Iraq sharing US (and Israeli?) intelligence with Russia?Iraq entered into an intelligence sharing agreement with Russia.
Over the weekend, the Iraqi military’s Joint Operations Command announced that it would enter into an intelligence sharing agreement “about ISIS terrorism” with Syria, Russia and Iran. Exactly what sort of information Iraq agreed to share with Russia, or has shared already, was a matter of some confusion during Tuesday’s Senate Armed Services Committee hearing. Deputy Defense Secretary Bob Work acknowledged that the Defense Department doesn’t have a firm handle on the sort of communications going on between the Iraqi government and Moscow.
“We were caught by surprise that Iraq entered into this agreement with Syria, Iran and Russia. Obviously, we are not going to share intelligence with either Syria, or Russia, or Iran. So we are in the process of working to try and find out exactly what Iraq has said. Certainly we are not going to provide any classified information that would help those actors on the battlefield.” Work said in response to a question from Sen. Joni Ernst, R-Iowa.
Director of National Intelligence James Clapper said Russia was in Syria primarily to bolster President Bashar al-Assad’s regime. Russian President Vladimir Putin’s claims this week that his forces were in Syria to defeat the Islamic State was, Clapper said, “a belated motivation.”
Clapper suggested that mutual mistrust between the parties could limit the scope of the Iraq’s intelligence sharing agreement. “As far as the joint intelligence arrangement is concerned. Can’t go into detail here in this forum … But each of the parties entering into this are a little bit suspicious of just what is entailed here. We will have to see how robust a capability that actually provides.”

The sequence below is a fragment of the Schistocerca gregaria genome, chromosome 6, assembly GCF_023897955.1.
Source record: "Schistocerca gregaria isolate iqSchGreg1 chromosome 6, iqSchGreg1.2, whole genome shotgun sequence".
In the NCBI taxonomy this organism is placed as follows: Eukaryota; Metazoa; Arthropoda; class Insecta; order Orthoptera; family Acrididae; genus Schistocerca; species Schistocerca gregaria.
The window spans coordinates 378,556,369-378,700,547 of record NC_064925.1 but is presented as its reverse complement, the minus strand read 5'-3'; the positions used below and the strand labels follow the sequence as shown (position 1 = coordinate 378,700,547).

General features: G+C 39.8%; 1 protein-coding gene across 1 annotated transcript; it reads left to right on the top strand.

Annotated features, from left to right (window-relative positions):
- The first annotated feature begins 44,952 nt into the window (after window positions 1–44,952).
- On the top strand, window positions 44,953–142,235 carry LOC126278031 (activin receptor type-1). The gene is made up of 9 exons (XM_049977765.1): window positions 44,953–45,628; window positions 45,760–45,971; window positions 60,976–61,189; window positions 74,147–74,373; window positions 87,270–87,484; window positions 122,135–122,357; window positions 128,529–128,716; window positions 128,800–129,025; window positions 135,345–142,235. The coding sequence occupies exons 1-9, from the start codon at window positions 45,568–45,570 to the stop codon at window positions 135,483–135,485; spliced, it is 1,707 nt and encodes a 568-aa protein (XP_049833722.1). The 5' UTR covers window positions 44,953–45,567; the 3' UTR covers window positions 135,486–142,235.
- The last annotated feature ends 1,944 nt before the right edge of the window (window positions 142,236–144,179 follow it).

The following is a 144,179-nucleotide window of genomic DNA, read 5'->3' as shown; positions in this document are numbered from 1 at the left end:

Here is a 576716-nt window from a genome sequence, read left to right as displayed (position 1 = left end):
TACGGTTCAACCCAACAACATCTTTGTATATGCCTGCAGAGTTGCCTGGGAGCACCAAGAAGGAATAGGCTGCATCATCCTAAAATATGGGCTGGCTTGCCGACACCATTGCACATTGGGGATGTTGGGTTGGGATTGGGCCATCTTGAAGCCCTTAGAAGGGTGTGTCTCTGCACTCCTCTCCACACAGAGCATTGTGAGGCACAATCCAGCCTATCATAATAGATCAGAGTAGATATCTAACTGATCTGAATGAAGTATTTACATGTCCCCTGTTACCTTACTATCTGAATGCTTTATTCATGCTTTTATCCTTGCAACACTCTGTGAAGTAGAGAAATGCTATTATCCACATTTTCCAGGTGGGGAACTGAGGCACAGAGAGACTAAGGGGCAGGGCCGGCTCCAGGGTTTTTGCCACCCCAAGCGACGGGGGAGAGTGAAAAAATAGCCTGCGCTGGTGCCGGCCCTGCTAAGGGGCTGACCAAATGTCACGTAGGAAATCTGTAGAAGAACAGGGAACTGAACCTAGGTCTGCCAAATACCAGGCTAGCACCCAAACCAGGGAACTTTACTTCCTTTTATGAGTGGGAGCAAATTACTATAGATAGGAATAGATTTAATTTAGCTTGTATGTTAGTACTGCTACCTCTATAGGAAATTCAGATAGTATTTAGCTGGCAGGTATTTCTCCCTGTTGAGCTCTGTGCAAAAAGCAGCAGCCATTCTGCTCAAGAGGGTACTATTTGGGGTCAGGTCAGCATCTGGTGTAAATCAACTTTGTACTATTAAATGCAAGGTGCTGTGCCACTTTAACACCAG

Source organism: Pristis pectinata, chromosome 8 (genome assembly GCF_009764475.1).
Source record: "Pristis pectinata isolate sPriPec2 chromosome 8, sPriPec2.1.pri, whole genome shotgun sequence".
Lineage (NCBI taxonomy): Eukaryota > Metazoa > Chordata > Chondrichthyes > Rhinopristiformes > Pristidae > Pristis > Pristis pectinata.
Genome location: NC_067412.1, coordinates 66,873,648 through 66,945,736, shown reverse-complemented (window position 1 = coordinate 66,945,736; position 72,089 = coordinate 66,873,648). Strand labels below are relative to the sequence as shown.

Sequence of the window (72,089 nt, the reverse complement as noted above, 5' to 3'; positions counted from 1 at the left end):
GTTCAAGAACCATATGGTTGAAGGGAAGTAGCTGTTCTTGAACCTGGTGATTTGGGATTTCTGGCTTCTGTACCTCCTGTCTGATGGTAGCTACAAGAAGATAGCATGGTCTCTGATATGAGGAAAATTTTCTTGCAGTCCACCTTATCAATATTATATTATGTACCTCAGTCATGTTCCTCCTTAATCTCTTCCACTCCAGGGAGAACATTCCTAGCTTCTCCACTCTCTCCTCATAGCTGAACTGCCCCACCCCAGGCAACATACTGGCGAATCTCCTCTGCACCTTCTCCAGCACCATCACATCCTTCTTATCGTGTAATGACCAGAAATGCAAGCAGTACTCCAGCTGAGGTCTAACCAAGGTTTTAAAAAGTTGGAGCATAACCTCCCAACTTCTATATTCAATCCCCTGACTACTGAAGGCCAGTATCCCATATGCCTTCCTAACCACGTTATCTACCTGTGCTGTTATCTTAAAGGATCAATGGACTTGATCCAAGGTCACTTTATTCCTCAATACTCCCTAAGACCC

U.S. Cyber Command commander and NSA chief Adm. Michael Rogers identified Russia as probably the most capable adversary the United States faces online. The recent breach of the Joint Staff civilian email system, for instance, has been attributed to a Russian affiliated group and affected as many as 4,000 email accounts.
In fiscal 2015, Congress appropriated more than $1.6 billion in train and equip funding for the Iraqi military, including trucks and small arms but also some potentially sensitive pieces of equipment related to improvised explosive device detection. Detailed information about how U.S. troops detect mines and explosive devices on the battlefield could represent a vulnerability for the United States if that equipment were to fall into the wrong hands. And then there are the people, more than 3,550 U.S. troops are in Iraq right now officially serving in train and assist roles. But that’s not all they do. In May, a U.S. Special Forces raid resulted in the death of Abu Sayyaf, an ISIS senior leader in Syria.It's kind of hard to believe that Israel is not sharing intelligence with the US on an area that's quite close to our eastern and northern borders. Was our information shared too?
If you're looking for Obama, he's on the golf course, trying to find a way to blame Bush.
What could go wrong?